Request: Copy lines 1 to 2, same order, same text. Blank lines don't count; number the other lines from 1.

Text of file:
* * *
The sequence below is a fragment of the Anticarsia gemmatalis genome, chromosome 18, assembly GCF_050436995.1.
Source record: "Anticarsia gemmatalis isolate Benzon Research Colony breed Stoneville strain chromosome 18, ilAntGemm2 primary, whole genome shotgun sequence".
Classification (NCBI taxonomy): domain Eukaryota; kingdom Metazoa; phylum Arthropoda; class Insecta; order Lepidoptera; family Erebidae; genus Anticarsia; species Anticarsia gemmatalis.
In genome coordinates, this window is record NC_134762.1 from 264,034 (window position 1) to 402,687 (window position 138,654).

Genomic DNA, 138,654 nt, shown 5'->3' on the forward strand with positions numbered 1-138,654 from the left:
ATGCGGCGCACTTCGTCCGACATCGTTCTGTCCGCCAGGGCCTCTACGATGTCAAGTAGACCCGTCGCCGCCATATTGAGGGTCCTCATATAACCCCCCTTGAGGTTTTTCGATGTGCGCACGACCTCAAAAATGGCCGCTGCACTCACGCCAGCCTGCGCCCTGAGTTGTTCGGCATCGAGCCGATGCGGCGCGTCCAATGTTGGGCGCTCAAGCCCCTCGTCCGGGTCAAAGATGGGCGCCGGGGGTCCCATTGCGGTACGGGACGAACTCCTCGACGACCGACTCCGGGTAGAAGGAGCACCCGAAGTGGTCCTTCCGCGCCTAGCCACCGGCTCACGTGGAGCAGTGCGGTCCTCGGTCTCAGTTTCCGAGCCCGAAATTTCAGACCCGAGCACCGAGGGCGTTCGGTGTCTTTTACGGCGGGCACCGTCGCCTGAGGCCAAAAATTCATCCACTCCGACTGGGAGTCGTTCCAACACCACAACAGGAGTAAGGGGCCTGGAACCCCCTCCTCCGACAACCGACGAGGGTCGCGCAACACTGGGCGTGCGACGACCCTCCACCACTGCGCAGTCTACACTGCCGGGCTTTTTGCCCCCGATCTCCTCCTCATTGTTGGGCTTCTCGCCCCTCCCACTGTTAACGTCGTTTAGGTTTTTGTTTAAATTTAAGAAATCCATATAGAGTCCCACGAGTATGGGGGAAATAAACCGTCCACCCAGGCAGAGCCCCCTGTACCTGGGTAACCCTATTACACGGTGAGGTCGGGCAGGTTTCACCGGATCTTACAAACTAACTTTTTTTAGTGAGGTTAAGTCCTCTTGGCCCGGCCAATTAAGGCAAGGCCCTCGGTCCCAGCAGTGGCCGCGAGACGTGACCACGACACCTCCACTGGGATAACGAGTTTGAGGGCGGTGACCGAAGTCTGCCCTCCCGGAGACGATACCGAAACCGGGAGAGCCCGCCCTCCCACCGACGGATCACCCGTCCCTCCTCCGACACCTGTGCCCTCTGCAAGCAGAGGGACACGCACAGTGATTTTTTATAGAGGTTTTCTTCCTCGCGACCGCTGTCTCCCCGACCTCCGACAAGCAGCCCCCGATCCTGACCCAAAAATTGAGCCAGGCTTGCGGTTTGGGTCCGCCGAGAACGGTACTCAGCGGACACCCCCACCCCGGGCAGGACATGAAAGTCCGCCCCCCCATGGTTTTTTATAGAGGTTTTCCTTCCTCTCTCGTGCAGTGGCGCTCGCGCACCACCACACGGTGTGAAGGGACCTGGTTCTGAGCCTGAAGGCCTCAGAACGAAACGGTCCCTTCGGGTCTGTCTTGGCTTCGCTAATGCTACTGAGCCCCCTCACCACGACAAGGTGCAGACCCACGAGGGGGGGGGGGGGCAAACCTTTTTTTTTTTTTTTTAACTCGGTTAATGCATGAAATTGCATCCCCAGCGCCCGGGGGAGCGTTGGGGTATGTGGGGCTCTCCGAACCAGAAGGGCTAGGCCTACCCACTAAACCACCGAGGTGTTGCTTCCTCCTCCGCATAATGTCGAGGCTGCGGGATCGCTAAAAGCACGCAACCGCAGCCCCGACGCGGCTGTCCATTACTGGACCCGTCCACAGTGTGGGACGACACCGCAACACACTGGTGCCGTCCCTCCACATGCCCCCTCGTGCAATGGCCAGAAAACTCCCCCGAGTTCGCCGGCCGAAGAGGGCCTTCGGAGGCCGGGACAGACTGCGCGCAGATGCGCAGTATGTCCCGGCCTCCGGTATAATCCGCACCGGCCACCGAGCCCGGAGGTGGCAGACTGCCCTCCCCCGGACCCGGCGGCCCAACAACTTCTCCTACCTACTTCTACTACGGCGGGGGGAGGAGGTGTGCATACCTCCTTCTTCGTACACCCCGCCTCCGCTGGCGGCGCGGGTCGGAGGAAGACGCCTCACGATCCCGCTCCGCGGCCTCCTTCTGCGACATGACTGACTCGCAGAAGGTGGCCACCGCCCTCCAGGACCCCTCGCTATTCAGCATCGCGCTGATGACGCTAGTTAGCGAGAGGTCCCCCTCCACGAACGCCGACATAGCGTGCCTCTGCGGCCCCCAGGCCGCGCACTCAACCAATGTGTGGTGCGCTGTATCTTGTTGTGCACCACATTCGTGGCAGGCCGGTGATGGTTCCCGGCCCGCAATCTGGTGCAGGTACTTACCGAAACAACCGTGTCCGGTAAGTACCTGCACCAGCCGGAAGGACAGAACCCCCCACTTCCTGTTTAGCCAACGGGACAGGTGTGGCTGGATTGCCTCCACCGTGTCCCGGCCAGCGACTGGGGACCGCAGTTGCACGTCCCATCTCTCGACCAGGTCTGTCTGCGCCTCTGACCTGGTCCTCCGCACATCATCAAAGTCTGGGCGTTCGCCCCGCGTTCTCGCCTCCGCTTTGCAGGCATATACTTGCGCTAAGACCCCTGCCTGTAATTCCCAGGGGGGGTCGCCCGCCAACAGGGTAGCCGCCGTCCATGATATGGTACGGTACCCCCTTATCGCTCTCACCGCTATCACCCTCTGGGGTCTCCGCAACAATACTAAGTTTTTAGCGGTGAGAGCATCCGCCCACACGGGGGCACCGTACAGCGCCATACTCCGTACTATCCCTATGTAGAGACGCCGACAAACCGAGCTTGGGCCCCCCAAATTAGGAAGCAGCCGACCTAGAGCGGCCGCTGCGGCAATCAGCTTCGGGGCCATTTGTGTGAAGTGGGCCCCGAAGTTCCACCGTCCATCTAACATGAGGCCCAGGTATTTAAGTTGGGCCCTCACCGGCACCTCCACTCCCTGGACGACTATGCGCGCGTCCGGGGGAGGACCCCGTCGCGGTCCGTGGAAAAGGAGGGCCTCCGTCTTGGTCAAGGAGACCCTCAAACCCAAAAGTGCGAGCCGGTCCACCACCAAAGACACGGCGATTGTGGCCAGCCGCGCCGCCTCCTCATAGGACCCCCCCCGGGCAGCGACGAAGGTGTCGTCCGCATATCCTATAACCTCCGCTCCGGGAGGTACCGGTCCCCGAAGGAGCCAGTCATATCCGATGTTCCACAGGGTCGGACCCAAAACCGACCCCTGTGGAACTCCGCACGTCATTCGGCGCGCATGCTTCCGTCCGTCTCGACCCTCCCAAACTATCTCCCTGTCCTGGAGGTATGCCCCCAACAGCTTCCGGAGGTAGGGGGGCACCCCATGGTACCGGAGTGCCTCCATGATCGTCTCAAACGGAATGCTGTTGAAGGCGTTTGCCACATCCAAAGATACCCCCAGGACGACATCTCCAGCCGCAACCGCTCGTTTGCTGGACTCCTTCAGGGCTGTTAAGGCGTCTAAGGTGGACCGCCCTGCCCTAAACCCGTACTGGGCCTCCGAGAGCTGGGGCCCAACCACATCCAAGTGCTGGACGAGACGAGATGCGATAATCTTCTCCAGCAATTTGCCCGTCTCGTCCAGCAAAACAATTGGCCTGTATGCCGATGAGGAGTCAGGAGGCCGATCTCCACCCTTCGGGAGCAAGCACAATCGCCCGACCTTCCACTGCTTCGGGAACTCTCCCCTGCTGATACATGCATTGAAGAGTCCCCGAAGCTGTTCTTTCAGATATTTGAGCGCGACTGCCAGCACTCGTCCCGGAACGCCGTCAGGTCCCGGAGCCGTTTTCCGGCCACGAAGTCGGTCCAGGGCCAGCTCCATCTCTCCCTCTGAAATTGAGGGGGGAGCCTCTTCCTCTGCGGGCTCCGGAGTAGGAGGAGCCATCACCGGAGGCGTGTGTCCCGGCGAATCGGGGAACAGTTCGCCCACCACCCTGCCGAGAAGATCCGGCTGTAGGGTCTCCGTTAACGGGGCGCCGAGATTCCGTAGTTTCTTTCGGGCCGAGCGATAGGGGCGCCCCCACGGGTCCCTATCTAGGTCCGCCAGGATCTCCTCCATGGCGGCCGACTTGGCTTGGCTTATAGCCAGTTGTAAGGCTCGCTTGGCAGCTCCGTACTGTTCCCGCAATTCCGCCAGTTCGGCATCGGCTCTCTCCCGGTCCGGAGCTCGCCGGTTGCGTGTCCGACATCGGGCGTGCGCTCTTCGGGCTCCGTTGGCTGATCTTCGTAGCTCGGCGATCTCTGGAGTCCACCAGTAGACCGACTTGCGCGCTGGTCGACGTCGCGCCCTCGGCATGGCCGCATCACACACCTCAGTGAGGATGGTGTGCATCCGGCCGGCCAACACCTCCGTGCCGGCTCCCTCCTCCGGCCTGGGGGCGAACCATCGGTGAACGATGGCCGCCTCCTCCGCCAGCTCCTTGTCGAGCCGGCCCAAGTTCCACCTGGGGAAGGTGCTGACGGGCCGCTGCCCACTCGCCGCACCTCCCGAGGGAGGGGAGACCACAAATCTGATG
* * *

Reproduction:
The sequence below is a fragment of the Anticarsia gemmatalis genome, chromosome 18, assembly GCF_050436995.1.
Source record: "Anticarsia gemmatalis isolate Benzon Research Colony breed Stoneville strain chromosome 18, ilAntGemm2 primary, whole genome shotgun sequence".